Center-Sponsored Course, Fall 2004

Mariclaire Acosta Urquidi
"Democratic Change and Human Rights in Mexico"

In 2000, Mexico completed a peaceful transition to democracy, the seeds of which had been planted at least two decades before. Although human rights were at the center of this transition, little has actually been achieved in terms of resolving the country’s deeply entrenched problems. The course will explore the reasons for this and will appraise the strategies carried out by the different actors concerned in the struggle for human rights during the last 20 years.

Mariclaire Acosta Urquidi is the former subsecretary for Human Rights and Democracy in the Secretariat of Foreign Relations Office in Mexico. Her career in the field of human rights has led her on missions ranging from investigating the treatment of immigrants in the United States to studying the effects of violence in Colombia. Currently she is a member of the Advisory Council on Foreign Relations and a board member for the Center for Justice and International Law (CEJIL).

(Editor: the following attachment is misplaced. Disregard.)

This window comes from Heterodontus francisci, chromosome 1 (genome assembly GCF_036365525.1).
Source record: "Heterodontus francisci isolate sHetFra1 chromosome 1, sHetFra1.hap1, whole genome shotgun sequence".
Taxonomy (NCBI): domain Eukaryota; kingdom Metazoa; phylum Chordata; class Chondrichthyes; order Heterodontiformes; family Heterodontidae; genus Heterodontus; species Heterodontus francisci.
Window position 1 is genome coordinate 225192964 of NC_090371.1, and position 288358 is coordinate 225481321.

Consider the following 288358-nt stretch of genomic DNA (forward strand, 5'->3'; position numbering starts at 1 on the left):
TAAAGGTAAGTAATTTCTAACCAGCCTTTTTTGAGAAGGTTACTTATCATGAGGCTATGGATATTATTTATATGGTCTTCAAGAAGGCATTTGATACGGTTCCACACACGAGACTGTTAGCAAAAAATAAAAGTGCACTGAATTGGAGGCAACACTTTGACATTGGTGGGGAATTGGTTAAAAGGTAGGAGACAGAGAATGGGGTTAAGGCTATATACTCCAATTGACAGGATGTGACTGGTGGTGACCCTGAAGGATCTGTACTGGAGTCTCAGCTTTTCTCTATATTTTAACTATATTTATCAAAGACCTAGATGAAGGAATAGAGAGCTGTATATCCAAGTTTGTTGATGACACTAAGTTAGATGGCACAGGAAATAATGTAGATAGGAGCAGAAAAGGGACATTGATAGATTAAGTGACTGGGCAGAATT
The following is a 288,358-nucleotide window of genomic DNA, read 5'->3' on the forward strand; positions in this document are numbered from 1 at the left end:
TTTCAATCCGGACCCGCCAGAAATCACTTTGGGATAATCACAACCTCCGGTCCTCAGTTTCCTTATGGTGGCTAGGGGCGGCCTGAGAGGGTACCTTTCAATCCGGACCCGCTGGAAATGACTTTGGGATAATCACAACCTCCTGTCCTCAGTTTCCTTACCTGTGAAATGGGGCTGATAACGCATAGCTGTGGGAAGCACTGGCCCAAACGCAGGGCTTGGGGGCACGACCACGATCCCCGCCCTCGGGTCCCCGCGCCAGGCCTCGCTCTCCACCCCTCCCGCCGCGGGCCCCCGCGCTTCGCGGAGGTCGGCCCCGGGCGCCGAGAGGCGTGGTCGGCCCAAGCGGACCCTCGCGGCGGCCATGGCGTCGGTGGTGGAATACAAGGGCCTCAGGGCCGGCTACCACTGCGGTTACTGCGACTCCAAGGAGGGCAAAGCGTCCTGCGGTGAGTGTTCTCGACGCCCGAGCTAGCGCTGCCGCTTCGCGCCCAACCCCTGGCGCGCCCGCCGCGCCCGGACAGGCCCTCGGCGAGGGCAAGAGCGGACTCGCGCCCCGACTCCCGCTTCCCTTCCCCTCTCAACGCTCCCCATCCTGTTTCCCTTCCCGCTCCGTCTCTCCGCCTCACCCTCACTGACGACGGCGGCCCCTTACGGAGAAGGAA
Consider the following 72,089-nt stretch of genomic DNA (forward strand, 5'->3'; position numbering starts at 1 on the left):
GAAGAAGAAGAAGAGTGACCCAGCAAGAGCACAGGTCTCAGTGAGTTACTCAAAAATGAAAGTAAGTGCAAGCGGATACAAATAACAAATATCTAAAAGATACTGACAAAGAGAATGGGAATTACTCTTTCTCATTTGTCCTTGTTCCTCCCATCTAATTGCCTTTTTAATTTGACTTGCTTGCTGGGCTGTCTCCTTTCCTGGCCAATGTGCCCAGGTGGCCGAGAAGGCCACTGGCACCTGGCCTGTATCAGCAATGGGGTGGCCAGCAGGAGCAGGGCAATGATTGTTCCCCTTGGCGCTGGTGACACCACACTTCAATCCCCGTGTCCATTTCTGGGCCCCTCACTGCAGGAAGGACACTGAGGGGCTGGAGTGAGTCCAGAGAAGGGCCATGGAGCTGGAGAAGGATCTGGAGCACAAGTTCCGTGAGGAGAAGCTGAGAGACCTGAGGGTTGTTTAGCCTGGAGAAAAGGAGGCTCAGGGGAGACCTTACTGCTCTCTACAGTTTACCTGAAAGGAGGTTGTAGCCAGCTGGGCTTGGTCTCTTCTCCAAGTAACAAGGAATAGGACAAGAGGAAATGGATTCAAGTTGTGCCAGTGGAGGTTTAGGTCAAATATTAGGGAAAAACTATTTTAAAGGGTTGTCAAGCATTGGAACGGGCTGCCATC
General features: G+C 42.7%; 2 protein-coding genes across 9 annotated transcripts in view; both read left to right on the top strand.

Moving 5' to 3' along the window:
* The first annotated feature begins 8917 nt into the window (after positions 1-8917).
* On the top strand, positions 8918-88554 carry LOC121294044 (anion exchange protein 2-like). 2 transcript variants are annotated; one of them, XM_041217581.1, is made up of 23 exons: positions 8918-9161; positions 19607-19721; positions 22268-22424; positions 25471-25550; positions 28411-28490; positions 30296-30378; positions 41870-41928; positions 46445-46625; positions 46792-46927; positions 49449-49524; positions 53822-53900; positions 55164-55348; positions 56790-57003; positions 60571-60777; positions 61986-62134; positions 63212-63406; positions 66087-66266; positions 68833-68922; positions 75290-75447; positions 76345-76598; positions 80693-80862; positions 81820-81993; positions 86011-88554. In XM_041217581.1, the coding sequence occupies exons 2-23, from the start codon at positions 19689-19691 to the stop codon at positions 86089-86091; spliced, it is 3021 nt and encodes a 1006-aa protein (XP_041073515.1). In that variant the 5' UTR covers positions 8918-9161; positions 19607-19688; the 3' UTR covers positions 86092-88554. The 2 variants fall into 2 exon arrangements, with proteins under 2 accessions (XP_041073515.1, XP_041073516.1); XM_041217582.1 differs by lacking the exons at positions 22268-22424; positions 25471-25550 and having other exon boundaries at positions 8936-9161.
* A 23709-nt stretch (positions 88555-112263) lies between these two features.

October 8 – 29, Fridays, 10:00 am – 1:00 pm
CLAS Conference Room, 2334 Bowditch Street
LAS 298.2/198.2; 1 unit; pass/no-pass grading option

This course is open to graduate students and advanced undergraduates. To obtain a class entry code, please submit a brief narrative describing your interest and experience in the subject matter. Please email this statement to Teresa Stojkov, Vice Chair of CLAS at tstojkov@berkeley.edu by September 1, 2004.

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